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iPhone: Background Lookup and Dictionaries

First of all, for those who don’t follow me on twitter (@spyromus), this year I’m working on my Cocoa / Cocoa Touch skills. Love it immensely so far and especially how things are nicely done in the iPhone department. A sheer pleasure.

During the last few weeks I tried several iPhone dictionaries and surprisingly all of them ( I mean ALL ) are coded in a strange way. The one of the most important parts – word entry – is implemented in a totally unimaginative straightforward way where it either looks up whatever you enter against their huge databases after every new letter or does that periodically. Both versions block the search box every now and then and don’t let you enter your searches quickly.

No finger pointing here certainly, but you guys know who you are. I tried to contact authors and share this bit of knowledge, but it’s either http://localhost/ as the support link or no link at all, so… the least I can do is to share it here. Hope it’ll be of some help.

Here’s the part of a XYZViewController:

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- (void)viewDidLoad {
  operationQueue = [NSOperationQueue new];
  [super viewDidLoad];
}

- (void)searchBar:(UISearchBar *)searchBar
    textDidChange:(NSString *)searchText {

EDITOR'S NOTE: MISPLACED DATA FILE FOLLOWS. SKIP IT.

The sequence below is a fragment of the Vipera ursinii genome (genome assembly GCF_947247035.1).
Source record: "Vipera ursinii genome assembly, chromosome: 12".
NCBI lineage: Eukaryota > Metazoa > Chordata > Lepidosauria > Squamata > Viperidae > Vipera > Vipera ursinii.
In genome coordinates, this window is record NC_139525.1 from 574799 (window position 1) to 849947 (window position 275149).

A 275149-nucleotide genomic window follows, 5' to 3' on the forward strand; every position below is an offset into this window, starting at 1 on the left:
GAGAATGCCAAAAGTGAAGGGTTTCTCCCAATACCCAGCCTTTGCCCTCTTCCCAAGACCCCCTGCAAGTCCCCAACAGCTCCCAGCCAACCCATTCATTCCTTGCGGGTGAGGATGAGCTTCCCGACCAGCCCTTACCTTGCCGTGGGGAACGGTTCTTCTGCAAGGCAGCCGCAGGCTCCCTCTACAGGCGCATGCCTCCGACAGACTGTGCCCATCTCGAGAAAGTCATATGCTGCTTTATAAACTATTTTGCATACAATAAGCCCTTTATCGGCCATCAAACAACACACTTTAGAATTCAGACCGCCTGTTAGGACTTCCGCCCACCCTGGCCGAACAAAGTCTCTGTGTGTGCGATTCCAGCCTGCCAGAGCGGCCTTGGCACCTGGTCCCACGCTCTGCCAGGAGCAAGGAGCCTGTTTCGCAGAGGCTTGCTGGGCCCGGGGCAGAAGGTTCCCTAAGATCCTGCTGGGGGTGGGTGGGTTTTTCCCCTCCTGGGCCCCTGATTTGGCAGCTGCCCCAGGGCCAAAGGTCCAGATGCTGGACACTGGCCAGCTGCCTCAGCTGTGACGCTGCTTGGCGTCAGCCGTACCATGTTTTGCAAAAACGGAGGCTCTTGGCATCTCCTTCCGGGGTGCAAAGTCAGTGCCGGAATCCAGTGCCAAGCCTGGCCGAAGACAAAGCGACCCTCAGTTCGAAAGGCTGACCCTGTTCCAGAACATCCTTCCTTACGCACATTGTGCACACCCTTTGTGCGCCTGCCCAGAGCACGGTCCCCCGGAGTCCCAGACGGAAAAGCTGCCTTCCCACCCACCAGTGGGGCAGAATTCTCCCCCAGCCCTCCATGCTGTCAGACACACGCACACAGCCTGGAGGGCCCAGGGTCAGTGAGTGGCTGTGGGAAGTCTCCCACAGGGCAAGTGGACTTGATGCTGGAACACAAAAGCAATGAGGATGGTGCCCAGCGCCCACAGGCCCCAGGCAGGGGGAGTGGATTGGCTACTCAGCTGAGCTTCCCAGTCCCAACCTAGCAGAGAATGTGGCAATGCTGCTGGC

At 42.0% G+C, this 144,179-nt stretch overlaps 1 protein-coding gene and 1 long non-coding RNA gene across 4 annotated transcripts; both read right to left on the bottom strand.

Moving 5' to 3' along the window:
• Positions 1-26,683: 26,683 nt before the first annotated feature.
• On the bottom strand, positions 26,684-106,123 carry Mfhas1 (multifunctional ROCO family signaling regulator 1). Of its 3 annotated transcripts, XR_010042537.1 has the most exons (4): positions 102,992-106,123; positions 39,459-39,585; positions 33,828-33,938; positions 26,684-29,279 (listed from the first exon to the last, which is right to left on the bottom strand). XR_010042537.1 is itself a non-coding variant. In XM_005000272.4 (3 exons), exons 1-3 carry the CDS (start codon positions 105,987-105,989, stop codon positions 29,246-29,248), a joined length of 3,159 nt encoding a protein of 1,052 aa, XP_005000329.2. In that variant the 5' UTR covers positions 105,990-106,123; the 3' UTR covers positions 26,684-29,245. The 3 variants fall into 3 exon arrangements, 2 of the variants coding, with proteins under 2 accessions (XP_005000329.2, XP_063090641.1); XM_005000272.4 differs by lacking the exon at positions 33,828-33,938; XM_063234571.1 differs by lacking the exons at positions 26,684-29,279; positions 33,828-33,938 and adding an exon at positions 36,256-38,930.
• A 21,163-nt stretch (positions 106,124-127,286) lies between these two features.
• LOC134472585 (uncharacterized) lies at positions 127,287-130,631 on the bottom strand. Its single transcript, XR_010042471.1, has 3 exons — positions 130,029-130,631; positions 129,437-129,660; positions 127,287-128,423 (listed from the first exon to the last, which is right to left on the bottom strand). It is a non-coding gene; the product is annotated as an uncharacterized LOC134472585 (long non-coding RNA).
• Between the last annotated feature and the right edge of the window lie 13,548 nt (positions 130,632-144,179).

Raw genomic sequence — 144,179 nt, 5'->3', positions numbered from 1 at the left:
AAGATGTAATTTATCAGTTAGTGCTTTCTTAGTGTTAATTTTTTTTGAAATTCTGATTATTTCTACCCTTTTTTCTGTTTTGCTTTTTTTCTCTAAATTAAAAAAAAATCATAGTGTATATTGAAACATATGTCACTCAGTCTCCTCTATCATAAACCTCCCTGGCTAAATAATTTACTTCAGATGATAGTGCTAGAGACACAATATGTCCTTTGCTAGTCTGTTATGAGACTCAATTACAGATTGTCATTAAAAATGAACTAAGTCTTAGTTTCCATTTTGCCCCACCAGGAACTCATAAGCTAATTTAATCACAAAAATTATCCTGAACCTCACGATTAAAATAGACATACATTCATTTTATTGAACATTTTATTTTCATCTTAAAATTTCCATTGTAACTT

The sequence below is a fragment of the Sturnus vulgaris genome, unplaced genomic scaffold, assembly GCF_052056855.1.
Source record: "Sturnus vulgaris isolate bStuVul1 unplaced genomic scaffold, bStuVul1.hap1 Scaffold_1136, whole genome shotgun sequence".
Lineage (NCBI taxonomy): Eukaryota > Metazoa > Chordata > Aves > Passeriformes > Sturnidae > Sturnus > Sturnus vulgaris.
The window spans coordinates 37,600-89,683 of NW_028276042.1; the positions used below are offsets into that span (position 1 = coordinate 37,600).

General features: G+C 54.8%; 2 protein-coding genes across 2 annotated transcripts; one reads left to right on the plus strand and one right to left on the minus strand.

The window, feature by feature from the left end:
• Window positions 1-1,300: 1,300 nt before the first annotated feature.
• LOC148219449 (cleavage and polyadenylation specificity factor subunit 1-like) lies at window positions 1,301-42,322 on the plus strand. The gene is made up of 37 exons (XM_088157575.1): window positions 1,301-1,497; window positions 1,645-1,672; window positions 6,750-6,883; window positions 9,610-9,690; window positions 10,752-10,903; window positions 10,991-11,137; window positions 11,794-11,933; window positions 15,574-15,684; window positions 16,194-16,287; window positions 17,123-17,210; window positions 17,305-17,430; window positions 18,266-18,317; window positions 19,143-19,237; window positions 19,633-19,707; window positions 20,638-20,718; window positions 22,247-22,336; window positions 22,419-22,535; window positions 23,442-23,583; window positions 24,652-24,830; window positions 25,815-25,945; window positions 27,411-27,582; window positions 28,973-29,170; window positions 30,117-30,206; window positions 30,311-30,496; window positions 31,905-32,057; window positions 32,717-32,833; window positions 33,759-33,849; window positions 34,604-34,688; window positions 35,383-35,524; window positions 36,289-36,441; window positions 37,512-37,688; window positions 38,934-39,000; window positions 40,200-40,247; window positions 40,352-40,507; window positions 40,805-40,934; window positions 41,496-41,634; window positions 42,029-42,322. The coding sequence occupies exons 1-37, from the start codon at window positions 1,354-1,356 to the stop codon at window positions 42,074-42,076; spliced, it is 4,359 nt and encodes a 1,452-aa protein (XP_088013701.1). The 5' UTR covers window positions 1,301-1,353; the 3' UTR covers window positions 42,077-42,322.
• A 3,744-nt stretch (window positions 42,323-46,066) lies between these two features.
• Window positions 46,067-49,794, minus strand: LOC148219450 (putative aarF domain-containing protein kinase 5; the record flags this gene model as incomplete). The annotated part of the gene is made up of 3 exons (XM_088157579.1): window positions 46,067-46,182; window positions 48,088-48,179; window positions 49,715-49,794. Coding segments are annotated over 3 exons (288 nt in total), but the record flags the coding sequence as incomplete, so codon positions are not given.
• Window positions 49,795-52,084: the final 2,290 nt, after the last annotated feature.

[operationQueue cancelAllOperations];

  SearchOperation *op = [[SearchOperation alloc]
    initWithText:searchText dictionary:dictionary controller:self];

  [operationQueue addOperation:op];
  [op release];
}

Where SearchOperation is a subclass of NSOperation and its main method looks something like this:

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- (void) main {
  [NSThread sleepForTimeInterval: 0.25f];

  if (![self isCancelled]) {
    // Do your searching magic here ...
    [controller performSelectorOnMainThread:@selector(searchResult:)
      withObject:...
      waitUntilDone:NO];
  }
}

The idea is that when the user types a letter, the searchBar:textDidChange: is called, but it doesn’t do the search right away. Instead it creates an instance of the SearchOperation which represents a lengthy dictionary lookup and queues it. Each SearchOperation sleeps 1/4 seconds before it starts doing any work. In fact, before the actual start it checks if it was canceled and does that periodically during the search.

So when it can be canceled? That’s why we have the cancelAllOperations call in the queuing code. If the user types, every next letter results in the cancellation of previous search operations and none of them will complete or even start. Moreover, the user interface will never be blocked and your users can type away freely and only if they stop, the GUI will follow and show the results.

You see? Simple.